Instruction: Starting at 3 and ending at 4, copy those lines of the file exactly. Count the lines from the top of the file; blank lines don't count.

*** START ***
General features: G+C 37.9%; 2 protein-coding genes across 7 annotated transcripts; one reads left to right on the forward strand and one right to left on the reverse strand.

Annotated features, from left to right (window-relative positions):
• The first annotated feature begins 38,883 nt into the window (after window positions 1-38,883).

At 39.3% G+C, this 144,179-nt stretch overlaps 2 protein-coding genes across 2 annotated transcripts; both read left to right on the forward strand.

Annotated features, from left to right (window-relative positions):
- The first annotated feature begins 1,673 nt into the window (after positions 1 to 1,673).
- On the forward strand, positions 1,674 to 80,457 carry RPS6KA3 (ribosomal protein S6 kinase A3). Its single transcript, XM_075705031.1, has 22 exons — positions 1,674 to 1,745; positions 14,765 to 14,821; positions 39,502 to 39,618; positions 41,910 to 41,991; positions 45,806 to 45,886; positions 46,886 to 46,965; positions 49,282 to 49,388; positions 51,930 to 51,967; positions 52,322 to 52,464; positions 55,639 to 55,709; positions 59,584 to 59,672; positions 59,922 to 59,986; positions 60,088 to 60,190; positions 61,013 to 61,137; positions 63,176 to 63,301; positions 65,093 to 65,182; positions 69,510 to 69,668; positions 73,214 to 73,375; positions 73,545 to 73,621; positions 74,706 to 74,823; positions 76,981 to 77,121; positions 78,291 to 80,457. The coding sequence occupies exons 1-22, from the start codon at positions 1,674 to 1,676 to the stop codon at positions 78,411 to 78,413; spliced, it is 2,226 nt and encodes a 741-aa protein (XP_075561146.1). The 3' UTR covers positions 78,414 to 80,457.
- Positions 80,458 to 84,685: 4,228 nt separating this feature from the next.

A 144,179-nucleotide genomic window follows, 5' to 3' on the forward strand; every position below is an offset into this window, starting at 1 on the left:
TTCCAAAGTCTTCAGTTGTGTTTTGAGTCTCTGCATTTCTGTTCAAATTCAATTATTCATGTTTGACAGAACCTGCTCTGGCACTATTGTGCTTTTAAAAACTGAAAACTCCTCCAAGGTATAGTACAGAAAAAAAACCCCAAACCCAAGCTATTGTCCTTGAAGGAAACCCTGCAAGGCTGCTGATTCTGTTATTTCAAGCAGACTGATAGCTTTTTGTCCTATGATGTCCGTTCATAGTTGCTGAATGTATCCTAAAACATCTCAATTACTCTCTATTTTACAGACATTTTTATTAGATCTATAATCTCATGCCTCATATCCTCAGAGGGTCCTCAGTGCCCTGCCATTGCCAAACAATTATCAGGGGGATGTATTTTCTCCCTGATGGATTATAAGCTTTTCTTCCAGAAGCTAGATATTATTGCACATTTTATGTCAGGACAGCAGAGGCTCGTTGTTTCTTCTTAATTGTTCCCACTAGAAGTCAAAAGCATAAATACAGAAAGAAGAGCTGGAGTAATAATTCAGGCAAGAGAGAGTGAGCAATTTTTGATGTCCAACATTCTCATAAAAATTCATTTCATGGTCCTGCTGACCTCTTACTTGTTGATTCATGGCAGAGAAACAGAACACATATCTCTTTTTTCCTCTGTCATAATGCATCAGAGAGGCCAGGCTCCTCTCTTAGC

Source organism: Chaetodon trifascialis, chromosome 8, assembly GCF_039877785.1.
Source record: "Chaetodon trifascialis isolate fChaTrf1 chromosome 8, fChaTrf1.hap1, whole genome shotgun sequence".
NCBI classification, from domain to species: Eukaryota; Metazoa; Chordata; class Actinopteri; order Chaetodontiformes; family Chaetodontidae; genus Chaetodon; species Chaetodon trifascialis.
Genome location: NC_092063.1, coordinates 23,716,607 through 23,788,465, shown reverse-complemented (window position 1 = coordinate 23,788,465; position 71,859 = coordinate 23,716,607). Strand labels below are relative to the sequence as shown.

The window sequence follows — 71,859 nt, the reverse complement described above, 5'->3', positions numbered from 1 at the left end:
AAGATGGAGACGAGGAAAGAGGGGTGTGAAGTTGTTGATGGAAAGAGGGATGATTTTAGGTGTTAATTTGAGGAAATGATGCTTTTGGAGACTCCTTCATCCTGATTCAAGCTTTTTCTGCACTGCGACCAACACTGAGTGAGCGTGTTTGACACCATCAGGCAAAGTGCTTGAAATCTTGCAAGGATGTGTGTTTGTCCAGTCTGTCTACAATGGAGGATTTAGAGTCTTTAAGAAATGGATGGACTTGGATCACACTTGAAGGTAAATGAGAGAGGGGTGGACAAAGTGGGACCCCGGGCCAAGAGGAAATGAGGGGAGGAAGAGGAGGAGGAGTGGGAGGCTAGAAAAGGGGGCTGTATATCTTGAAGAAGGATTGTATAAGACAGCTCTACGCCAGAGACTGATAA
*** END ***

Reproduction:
• The first annotated feature begins 38,883 nt into the window (after window positions 1-38,883).

At 39.3% G+C, this 144,179-nt stretch overlaps 2 protein-coding genes across 2 annotated transcripts; both read left to right on the forward strand.